I suppose there are sophisticated theologies that would take either of the options you suggest. Yet I think a third position is possible. Someone could claim that 'being open-minded' is a necessary but not sufficient condition for discovering God's existence. Perhaps, it requires some more aggressive effort or a step of faith to come to believe in God. There is considerable literature in philosophy of religion circles on 'The Problem of Divine Hiddenness' that asks (from the believer's viewpoint) why the existence of God is not more evident.

Is the death penalty a viable option under the premise that assuming we have apprehended the guilty party, the guilty party, when executed, will never be able to kill again and therefore society has been made that much safer?

I think that the problem with that argument is that we can get nearly the same level of safety by sending the killer to jail for life. And given the imperfections of the justice system, there's a chance that we could execute an innocent person which is much worse than sending an innocent person to jail for a few years. Perhaps, if we were absolutely certain someone was guilty of murder and we had good reason to think that the death penalty had a significant deterrent value in preventing future murders it could be justified. But the deterrent value of the death penalty has been questioned in recent years.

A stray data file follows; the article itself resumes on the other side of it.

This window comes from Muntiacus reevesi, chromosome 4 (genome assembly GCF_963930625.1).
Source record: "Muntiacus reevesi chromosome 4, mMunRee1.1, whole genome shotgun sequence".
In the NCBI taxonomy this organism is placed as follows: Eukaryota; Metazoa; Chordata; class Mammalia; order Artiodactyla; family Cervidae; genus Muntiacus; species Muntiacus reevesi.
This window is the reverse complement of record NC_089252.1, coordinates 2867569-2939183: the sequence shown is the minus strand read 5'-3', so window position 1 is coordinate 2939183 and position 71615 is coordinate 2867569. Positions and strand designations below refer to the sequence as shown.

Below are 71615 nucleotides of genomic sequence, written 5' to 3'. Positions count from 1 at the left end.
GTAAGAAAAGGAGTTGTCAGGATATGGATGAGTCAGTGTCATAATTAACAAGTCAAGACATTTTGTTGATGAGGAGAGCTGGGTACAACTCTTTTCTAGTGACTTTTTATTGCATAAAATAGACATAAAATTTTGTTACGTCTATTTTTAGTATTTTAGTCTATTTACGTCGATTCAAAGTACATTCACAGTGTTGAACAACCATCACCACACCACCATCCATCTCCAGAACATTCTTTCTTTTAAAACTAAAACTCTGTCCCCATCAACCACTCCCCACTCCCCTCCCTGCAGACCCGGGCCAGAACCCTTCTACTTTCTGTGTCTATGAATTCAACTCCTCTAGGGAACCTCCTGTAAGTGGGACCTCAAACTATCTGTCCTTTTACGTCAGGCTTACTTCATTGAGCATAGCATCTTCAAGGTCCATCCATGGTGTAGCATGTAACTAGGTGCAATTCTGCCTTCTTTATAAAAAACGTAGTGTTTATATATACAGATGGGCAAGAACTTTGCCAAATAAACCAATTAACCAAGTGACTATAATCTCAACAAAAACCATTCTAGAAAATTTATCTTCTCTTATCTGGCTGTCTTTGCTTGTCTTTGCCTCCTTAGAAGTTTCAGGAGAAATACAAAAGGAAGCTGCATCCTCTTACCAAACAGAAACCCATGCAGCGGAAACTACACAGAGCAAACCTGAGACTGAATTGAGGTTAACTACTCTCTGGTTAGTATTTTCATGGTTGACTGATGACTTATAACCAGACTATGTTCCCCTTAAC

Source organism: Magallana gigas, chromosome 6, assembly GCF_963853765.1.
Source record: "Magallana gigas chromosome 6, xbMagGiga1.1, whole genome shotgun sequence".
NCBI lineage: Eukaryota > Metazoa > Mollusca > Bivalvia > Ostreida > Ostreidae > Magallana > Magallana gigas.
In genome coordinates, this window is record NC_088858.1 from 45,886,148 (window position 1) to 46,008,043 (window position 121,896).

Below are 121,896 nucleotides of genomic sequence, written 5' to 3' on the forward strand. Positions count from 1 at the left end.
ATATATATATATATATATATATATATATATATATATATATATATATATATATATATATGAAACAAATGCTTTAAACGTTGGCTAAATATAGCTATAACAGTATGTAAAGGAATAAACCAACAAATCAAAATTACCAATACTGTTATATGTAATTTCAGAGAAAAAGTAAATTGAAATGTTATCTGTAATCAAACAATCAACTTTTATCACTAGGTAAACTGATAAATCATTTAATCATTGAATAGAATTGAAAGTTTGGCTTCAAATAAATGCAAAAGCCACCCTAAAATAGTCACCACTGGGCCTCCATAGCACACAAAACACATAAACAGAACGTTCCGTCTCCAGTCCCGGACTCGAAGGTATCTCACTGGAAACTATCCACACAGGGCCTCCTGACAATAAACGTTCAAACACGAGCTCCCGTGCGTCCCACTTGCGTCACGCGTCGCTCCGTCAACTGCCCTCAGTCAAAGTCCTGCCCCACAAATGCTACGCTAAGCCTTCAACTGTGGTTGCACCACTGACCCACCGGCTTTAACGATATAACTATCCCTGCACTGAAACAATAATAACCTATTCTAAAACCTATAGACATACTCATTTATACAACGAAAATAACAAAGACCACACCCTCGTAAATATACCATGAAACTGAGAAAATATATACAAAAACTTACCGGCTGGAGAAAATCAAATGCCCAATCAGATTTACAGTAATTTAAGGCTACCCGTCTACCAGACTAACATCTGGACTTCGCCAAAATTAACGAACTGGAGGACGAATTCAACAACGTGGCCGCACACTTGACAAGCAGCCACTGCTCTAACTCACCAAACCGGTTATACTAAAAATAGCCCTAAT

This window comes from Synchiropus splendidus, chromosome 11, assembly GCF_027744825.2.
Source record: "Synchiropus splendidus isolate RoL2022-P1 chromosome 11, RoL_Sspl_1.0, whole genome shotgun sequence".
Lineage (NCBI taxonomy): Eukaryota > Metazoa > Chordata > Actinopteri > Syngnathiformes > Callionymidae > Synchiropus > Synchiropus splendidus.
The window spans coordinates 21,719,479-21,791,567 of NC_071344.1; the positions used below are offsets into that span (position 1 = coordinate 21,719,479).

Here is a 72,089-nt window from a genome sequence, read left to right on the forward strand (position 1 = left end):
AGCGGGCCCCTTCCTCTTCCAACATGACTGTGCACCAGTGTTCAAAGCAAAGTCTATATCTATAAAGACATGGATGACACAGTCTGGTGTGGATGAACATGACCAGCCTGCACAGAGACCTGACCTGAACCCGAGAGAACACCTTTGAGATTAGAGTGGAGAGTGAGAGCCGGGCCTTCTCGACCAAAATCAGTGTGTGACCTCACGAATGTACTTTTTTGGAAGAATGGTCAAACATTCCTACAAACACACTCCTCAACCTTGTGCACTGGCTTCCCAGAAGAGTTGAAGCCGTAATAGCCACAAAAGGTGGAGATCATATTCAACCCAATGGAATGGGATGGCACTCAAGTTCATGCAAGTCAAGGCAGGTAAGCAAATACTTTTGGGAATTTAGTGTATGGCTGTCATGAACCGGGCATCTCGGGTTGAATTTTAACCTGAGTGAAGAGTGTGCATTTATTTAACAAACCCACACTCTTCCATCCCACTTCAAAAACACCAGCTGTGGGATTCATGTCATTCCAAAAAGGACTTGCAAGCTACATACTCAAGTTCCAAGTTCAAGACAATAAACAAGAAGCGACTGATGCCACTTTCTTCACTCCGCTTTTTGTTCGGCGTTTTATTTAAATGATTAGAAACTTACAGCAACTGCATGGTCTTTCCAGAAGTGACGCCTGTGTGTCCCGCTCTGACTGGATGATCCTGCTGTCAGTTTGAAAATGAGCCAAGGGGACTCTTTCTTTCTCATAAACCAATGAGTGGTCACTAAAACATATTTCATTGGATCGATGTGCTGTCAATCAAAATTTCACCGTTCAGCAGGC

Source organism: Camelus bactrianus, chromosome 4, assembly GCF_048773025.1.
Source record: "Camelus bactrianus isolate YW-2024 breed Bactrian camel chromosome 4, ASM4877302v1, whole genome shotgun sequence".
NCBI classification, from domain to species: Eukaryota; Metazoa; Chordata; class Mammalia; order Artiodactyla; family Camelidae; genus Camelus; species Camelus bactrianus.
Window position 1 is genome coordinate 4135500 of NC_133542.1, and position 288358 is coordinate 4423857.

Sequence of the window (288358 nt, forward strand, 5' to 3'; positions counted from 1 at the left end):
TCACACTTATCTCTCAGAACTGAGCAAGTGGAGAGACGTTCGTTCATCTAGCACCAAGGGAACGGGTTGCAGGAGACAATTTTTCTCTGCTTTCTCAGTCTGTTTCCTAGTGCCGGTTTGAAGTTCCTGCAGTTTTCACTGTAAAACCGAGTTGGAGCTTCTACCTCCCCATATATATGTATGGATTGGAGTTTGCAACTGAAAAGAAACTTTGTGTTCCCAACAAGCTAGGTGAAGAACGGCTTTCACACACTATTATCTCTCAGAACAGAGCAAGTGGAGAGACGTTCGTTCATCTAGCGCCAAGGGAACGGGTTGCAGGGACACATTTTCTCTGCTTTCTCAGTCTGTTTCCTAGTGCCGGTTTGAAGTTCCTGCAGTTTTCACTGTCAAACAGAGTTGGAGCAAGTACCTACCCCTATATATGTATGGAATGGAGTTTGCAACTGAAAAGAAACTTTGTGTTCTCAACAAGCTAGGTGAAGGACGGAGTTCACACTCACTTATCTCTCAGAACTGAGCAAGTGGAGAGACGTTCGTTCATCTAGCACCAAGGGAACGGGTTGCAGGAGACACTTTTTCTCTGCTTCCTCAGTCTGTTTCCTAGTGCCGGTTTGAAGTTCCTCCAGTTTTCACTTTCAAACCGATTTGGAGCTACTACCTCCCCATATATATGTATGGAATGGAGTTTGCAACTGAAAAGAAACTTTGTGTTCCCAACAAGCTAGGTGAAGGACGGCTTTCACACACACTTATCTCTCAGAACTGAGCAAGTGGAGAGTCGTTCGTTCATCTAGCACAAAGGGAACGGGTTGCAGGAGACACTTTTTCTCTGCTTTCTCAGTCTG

Is marketing fundamentally a bad thing?

I suppose it depends on what you mean by 'marketing'. Generally, I appreciate being informed about goods and services that I might be interested in purchasing. However, I hate being manipulated into buying things I don't really want or being misinformed about the products that I am offered. Unfortunately, I would have to say that a lot of 'marketing' these days seems to fall into the second unethical category.

Why are there so many atheists in philosophy? Is this evidence that religion does not stand up to philosophical scrutiny?

Charles Taliaferro has a good point, but I feel the need to add that many intelligent religious thinkers who might be 'philosophically oriented' end up going to seminary or studying formal religion instead of going into philosophy. So, there are many attractive options open to an 'abstract thinking' religious person who wants to pursue in-depth metaphysical studies that atheists don't have. After all, if you are satisfied with relatively conventional religious answers there's no need to go into philosophy. I wouldn't read any more into the pattern than that. Finally, I'd note that the number of theists in philosophy is increasing rather than decreasing as Charles and I recently commented upon at length in another question.